That looks like a very interesting book, but it's a lot more than I'm willing to pay for a book on that topic right now. I'll throw it on the Amazon list and hope the price comes down.

  10. June 27, 2018Anonymous said...

    Also, how do these numbers compare to modern carrier groups? Obviously the CVNs don't need fuel, but their escorts do, and they need JP8, etc.

    I thought the US Navy hates JP8 and won't anything fueled with it below deck.

  11. June 27, 2018bean said...

    I thought the US Navy hates JP8 and won’t anything fueled with it below deck.

    Good catch. (They use a different fuel, JP-5, which has a higher flash point, but is otherwise pretty similar. The Navy tends to be more nervous about fire safety than the Air Force. Running away isn't an option.)

  12. July 06, 2018Jade Nekotenshi said...

    When I was on the USNS Sirius (T-AFS 8), we did a sort of very awkward UNREP with a Los Angeles-class sub, using boats. Subs sit too low in the water to use STREAM rigs with them, though I suppose VERTREP might be possible. I'm not sure why we didn't try that - we had a pair of MH-60S on board.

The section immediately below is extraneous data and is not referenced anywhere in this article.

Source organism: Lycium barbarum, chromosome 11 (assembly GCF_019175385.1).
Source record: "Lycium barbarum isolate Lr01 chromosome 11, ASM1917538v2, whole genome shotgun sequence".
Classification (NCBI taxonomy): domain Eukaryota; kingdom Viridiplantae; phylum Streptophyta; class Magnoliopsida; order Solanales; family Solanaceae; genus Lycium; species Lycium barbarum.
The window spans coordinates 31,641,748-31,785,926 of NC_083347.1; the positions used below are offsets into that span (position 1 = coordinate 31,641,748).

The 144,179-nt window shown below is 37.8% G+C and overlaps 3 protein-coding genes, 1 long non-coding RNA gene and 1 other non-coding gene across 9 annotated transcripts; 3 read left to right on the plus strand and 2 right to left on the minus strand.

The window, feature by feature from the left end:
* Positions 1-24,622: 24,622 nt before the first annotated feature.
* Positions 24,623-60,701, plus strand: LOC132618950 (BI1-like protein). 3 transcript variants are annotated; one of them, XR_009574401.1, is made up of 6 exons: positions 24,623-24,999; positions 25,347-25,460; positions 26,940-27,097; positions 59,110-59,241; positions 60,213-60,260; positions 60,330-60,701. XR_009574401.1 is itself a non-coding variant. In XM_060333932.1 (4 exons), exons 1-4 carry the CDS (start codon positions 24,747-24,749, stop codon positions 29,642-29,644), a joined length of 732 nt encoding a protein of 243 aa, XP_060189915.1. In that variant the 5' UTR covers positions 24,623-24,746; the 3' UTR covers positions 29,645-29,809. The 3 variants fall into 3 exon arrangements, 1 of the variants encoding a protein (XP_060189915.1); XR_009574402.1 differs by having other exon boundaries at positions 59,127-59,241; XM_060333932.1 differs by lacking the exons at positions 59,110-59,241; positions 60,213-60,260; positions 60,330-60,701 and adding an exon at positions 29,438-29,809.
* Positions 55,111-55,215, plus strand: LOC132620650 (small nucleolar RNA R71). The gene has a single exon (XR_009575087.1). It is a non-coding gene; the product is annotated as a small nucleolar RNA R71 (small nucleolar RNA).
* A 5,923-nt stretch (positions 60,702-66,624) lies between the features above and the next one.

Regarding modern carrier groups - I'd be really curious just how fuel-hungry a group based on a Kitty Hawk would have been. I know there were quite a few auxiliaries deployed with the Connie CVBG when I was out there with them (2003ish) - a few Kaisers, a Sacramento, Sirius and another RFA ship, and we were headed back to port every few days to take on dry cargo, mostly food and repair parts. I can't imagine the oilers were much less busy.

  13. July 06, 2018bean said...

    I can look through US Carriers when I get home and see if Friedman has anything to say about fuel consumption.

    And that's an interesting story about the SSN. I'd guess they didn't vertrep because there isn't a good place to drop the loads on a submarine, unlike a normal ship with a flight deck.